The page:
Working with C# and HomeSite+

So, I ran into an interesting problem today. I wanted to see if I could use HomeSite+ to compile and run c# programs. HS+ makes it easy to add custom buttons, and it is easy enough to bind a button to an external program. So the first thing I did was add a button to call cfc and pass in %CURRENTFILE% as the argument. However, this simply resulted in a DOS window that appeared for one brief second and then immidiately went away. Not sure of what to do, I decided to switch to a simple bat file:

csc %1
pause

I switched my button to call my bat file and this corrected the “Disappearing DOS” window issue, but it caused another problem. The literal string of the filename, in this case, c:\document and settings\etc, was being passed, and the spaces caused an issue with csc. So, I simply wrapped %1 with quotes. Tada - problem solved.

Or so I thought.

When csc runs, it compiles the file in the same directory that you run csc in. In this case, my bat file was at the root of C, which means the .exe from my c# file ended up in the root directory. Luckily the c# compiler supports an /out: directive that allows you to specify the full path and name of the output file.

However, I was passing in path\foo.cs, and I needed to end up with path\foo.exe. Once again, HS+ came to the rescue. I switched from calling my bat file directly to calling a piece of JavaScript code I created from within HS+. Here is the code:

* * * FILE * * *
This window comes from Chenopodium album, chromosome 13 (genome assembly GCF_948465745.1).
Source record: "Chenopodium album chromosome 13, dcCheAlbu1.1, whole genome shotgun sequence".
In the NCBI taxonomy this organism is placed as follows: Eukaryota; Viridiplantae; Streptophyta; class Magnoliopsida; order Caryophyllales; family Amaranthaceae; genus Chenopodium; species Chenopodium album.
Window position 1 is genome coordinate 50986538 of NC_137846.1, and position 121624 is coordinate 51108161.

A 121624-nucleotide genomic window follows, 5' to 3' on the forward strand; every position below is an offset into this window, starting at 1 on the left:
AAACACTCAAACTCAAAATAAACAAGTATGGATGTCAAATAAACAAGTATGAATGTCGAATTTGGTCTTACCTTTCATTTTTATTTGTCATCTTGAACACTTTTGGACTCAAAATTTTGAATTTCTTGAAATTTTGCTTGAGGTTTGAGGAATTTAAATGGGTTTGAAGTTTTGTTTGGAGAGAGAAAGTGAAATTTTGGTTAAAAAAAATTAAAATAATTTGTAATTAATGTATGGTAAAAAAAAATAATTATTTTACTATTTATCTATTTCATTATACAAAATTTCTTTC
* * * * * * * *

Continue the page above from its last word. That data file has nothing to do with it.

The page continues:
function Main() {

   var fileName = Application.ActiveDocument.Filename;
   var fileNameEXE = fileName.substring(<FONT COLOR=BLUE>0</FONT>,fileName.length-3) + <FONT COLOR=BLUE>".exe"</FONT>;
   var commandToRun = 'c:\\cs.bat <FONT COLOR=BLUE>"' + fileName + '"</FONT> <FONT COLOR=BLUE>"' + fileNameEXE + '"</FONT>';

<FONT COLOR=GRAY>   //remove extension</FONT>    with (Application) {
      ShellToApp(commandToRun);
   }

}

Basically, I get the current file name, remove the “.cs” and “.exe” to a new version of the file name. I then call my bat file and pass in the name of the file to compile as well as the name of the file to generate. cs.bat simply is:

@echo off
csc /out:%2 %1 /nologo
pause

This now compiled my code and paused so I could see any issues.

Next I wanted to see if I could run the current document. Once again I created a button, and as before, I made it call a JavaScript file:

function Main() {

   var fileName = Application.ActiveDocument.Filename;
   fileName = fileName.substring(<FONT COLOR=BLUE>0</FONT>,fileName.length-3) + <FONT COLOR=BLUE>".exe"</FONT>;

<FONT COLOR=GRAY>   //remove extension</FONT>    with (Application) {
      ShellToApp('c:\\csrun.bat <FONT COLOR=BLUE>"' + fileName + '"</FONT>');
   }

}

As before, I take the current file and remove the .cs and add .exe. This time I call a bat file called csrun.bat, all it does is:

@echo off
call %1
pause

Which basically means, run the file I was given and pause.

So far so good. Now I can compile and run simple programs from HS+. I could also easily modify this to call another compiler, like javac. My next modification will be to make my “run” JS code prompt for input arguments to pass to the c sharp file. Enjoy.

Raymond Camden's Picture

About Raymond Camden

Raymond is a developer advocate looking for his next gig. He focuses on JavaScript, serverless and enterprise cat demos. If you like this article, please consider visiting my Amazon Wishlist or donating via PayPal to show your support.

Lafayette, LA https://www.raymondcamden.com

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